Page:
Thursday, May 19, 2011

Entry 61 5.8.11

Entry 61, May 8th, 2011, 7:29am (ship time GMT +2)

We're docked in Palma de Mallorca today, for the first of what will be many times. I just finished breakfast and am on the back deck drinking in a scent I haven't smelled in a long time – the smell of summer. There's a land breeze blowing as the sun rises, and it carries the clean scent of fresh leaves and humidity to the boat. That is, when I can smell it over the cloud of cigarette smoke from the legion of crew members gawking at the shore and sucking down cigarettes at a prodigious rate.

God I swear no one does anything but smoke on this boat.

Anyway, the smell of summer reminds me of home. It's the smell of the playground during morning recess in third grade. It reminds me of a large stand of birch trees that I can see from my backyard. Summer in Michigan is one of my favorite things in the world, and I'm going to miss it entirely this year . . . although summer in the Western Mediterranean may be an acceptable substitute.

We begin our new pair of itineraries today. We have a seven day Spanish cruise, followed by a seven day Italian cruise. How odd it is to think that our passengers signing on board today have no idea that two weeks ago we were in Panama. As far as they know, the ship didn't exist until their bus pulled up to it at the dock here in Spain.

Anyway, we leave at 17:00, so I'm going to get on shore. I can see a fort from where I'm sitting; maybe I'll go take a look at it. Time to go add another continent to my list – this will make four (North and South America, Asia, and now Europe – I don't think that a few hours in Tenerife counts as visiting Africa).


I took a nice long walk down the shore to the center of Palma. They certainly parked the ship far enough away . . . it took almost an hour and a half to reach downtown. It was a pleasant walk, though – the city is quiet on Sunday morning, and there were lots of interesting boats moored in the marinas that I passed by. I saw a private yacht approximately the size of a destroyer (compensating a bit, are we?), a sailboat that had burned down (ouch!), and a bunch of small boats with a strange sort of rig that I don't quite understand. I'm not sure if they're sail powered or not – most of them were small wooden boats with no other visible form of propulsion, but they only have two short stubby masts with a long spar laid between them. Very odd.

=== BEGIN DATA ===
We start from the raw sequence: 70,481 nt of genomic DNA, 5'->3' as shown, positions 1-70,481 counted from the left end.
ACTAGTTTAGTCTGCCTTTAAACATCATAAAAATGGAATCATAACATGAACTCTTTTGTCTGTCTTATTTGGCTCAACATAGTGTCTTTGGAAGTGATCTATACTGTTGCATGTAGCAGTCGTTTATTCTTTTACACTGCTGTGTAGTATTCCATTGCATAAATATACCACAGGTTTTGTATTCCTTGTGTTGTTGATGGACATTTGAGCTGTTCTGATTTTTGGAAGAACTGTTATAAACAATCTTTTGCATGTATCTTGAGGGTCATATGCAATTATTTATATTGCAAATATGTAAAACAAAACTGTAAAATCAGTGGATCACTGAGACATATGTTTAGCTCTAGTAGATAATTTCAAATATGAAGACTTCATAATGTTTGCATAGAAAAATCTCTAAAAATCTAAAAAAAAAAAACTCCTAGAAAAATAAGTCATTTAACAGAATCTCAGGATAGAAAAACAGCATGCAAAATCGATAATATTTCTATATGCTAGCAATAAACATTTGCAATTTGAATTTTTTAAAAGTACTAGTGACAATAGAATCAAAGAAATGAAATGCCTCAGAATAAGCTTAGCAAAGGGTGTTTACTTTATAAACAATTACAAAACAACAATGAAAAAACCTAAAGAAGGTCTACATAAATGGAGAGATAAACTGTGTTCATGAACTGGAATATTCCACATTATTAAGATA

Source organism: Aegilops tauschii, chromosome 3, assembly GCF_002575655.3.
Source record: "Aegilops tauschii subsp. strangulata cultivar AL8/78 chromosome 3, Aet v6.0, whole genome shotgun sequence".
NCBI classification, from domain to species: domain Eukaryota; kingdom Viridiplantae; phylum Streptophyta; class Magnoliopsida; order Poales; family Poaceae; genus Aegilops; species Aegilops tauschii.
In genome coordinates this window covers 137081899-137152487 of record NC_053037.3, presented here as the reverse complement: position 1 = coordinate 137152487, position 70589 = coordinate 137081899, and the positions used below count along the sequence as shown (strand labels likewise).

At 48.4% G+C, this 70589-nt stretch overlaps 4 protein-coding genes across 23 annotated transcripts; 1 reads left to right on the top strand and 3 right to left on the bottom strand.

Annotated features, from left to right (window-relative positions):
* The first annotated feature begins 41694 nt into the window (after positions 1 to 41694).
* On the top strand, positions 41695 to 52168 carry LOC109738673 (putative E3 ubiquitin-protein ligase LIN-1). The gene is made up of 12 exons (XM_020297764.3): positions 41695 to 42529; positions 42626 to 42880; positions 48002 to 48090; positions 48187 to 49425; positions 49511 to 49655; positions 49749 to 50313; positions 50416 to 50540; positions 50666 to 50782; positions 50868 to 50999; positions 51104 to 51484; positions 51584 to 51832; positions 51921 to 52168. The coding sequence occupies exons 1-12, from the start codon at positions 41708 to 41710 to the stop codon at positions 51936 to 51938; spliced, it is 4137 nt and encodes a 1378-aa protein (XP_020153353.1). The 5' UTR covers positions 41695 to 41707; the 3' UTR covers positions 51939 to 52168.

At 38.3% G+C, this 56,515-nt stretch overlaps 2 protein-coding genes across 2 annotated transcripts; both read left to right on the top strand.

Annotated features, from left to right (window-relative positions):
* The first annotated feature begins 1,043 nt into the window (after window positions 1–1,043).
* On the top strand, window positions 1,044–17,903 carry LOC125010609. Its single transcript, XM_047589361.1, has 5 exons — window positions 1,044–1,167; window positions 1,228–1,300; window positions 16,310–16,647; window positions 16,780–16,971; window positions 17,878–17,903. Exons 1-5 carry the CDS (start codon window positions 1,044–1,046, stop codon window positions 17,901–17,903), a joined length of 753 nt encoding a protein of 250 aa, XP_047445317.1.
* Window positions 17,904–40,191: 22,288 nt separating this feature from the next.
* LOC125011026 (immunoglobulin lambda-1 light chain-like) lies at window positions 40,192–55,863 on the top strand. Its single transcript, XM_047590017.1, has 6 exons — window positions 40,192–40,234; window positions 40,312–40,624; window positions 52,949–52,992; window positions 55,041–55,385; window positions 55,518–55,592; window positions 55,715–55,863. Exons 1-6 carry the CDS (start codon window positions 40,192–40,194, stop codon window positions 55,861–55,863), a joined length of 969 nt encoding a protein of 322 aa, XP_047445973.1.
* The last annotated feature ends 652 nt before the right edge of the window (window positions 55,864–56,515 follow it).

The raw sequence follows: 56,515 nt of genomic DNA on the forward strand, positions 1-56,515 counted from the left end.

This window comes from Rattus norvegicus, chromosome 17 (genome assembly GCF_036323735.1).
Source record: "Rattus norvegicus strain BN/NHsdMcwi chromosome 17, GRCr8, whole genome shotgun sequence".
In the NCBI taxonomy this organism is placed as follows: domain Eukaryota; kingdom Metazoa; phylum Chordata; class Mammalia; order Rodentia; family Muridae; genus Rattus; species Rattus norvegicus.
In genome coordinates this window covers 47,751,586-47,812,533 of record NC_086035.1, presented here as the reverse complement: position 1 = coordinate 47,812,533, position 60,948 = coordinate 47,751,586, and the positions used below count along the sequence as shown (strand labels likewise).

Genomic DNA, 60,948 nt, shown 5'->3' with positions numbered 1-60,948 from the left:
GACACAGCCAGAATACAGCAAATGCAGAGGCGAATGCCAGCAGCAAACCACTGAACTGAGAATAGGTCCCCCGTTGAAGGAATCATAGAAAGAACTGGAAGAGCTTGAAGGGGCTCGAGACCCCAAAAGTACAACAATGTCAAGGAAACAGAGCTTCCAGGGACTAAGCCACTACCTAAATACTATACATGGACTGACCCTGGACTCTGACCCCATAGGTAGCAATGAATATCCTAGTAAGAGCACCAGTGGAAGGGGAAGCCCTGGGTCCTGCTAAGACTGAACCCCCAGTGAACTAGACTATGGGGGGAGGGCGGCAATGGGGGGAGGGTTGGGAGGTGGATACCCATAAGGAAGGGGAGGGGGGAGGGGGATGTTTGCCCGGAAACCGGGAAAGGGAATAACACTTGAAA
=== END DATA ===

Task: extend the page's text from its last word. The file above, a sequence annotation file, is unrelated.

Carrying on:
I didn't have any particularly clear goals getting off the ship, or any sort of map besides what I had seen from the back deck this morning, but I acquired both of these things as I walked. I passed a bus stop with a nearly complete map of the city (*click* now it's on my phone) and over the masts of the pleasure cruisers I saw a tall, spikey stone building that looked to be pretty interesting.

The building turned out to be the cathedral of Palma de Mallorca. I circled around the cathedral, getting lost in the side streets before finally finding the entrance. It was shortly before mass, but I stuck my head in anyway . . .

I can barely describe the experience. I was stopped dead in my tracks by the force of four hundred years' accumulated solemnity. An architectural analysis of such a building would do it no justice. Neither would pictures . . . I took one, but quickly stopped. It isn't the stones, glass, or acoustics that make the building powerful, it's something else. The morning sun was streaming in through the windows, and the chanting Latin resonated in the space over and over again until it felt like the very stones were buzzing. I bowed my head in surrender; there was nothing else that could be done.

The cathedral vibrates one's soul down to your very shoes. It hums with the power of yearning towards a larger truth. It is a sacred place, regardless of credo or history or scientifically demonstrable facts. This humble Agnostic stood quiet, awestruck. It would be a bitter soul indeed that was not moved, standing in the light of a hundred stained glass windows in Mallorca.


I am back on board now, having just finished a rather anemic lunch in the mess. I am back a little earlier than I expected to be, but I ran into some friends who were headed back to the ship and decided to split a taxi with them. In a brand-new port, and with two thousand passengers coming on board, I didn't feel like taking any chances in getting back to the boat on time.

If Palma is at all indicative of what the ports on this run are going to be like, I am very excited for the rest of the season. The city is beautiful, clean, and absolutely fascinating. Not an inch of it (that I saw today, at least) feels fake or Disney. Winding alleys feed shade-covered avenues that all eventually meet the sea like a paving stone estuary system. The city is remarkably quiet and very busy all at the same time, a function of the omnipresent plant life and the natural gas powered mass transit system. The inhabitants of Palma clearly have money, taste, and a rich history, and so I look forward to spending a lot of time here.

Never have I seen so many quality restaurants in one place! For someone who comes from the food and cultural wasteland of the Midwestern United States, it is a bit overwhelming. The challenge will be budgeting in Europe . . . total cost today was 3.45 euros for a cup of coffee (it was good coffee!) plus 4 euros for the taxi. This works out to roughly eleven dollars, and I didn't even eat anything! I think the strategy will have to emphasize quality over quantity of experiences. Perhaps one well-researched trip per voyage will suffice, if I put the (admittedly paltry) weight of my entire weekly budget behind it.

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